There is no truth in this statement which seems to be based on ignorance and a lack of understanding of our market leading system.

  The Titan flow meters used in dispense monitoring installations are not commonly used in plumbing and are not commonly available over the counter in plumbing merchants.

  The price quoted by Law is understated by a factor of c.70 times and is therefore spuriously inaccurate.

Mr Law—The problem lies in the fact that the analysts of the data at the Brulines HQ have to guestimate the quantities of water that the Lessee pulls through the dispense system to clean the beer pipes

  Brulines Customer Data Advisors are trained to identify and highlight as water any volumes within trading hours that may be attributable to the process of flushing the lines with clean water when changing from empty to full real ale cask containers.

  Whilst the practice of flushing between casks is common place it should not be confused with the correct cleaning methods widely recognised within the industry, and therefore should not be regarded as a weekly clean. Mr Law clearly confuses the two practices in his comment "with regard to real ale we clean our lines at the end of every barrel".

  Where practiced the water pull between casks is usually in the range of 2-4 pints per flush; relative to total cask volume this would not be evidential of buying out. It is standard practice for Brulines data advisors to overestimate line cleaning volumes in the favour of the licensee.

  Mr Law also claims that there is a law on frequency of line cleaning. He is clearly confused as there is no law relating to frequency of line cleaning, however brewers and retailers have over the years established best practice for line cleaning regimes, including the recommended frequency.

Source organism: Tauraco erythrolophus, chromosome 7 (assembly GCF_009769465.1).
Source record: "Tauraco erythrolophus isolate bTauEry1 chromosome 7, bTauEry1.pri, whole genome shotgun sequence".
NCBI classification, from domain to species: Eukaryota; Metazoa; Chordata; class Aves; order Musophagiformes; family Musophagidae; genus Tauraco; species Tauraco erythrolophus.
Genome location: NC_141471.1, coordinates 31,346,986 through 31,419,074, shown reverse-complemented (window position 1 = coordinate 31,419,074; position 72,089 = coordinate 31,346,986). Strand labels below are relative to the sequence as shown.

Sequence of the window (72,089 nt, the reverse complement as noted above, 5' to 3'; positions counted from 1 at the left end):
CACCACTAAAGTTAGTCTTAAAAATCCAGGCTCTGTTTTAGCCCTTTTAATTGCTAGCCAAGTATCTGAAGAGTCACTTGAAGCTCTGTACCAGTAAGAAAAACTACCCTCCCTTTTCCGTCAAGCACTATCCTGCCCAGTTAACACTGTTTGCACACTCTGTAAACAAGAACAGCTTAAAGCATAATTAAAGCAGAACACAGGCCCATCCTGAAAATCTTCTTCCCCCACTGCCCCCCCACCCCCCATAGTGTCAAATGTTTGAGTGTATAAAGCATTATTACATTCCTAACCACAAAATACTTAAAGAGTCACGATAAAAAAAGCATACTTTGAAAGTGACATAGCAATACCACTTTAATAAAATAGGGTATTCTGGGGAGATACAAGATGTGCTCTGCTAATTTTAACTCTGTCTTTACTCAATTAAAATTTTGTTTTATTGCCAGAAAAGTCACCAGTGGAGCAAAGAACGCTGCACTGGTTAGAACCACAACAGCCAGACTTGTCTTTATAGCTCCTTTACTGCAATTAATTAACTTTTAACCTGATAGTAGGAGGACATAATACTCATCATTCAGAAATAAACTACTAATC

Sadly too many licensees fail to clean their beer lines either frequently enough or to a robust enough regime which results in too many unsatisfactory pints being sold to the consumer. These licensees then wonder why their businesses are not performing.

Mr Law—My first experience of this was when my BDM reported a 54 x 11 gallon, barrels discrepancy to my previous employers at the Eagle

  This example from July 2005 is a case of incorrect interpretation of the data by our Customer Data Advisor rather than system accuracy; it relates to missing delivery information for guest cask ales and the manual flushing between casks as covered above.

  The tenanted pub companies provide a very wide portfolio of guest ales for their tenants. Historically this was occasionally problematic as direct supply by some cask providers took time to reconcile with deliveries from the various pub company supply chains however logistics systems are increasingly integrated enabling robust weekly delivery information.

  Where the comparison data provided by Brulines is disputed the pub company and Brulines are careful to ensure that any area of dispute is investigated thoroughly to ensure the facts are correct (apart from our desire to be fair and transparent, if a dispute cannot be settled satisfactorily the data must be capable of standing up in court). In the dispute referred to by Mr Law the investigation was carried out and resulted in the appropriate corrective action being taken by Brulines and Enterprise, thereby demonstrating the fairness of the system. This is covered in the email dated 28 July 2005 as provided by Mr Law.

  To minimise the risk of human error Brulines have implemented several quality assurance checks and processes over the past three years.

Mr Law—Unfortunately I personally know four Lessees that have been charged with the same accusation and sadly paid fines of £1.5k, £3k, £4K, £8K and another with an attempt at £18k

  It is unreasonable to comment on this statement without further specific information being provided by Mr Law.

  Overall the incidence of Brulines systems identifying licensees buying beer outside the tie and tampering with the system (bypassing and interfering) has continued rise over the past five years.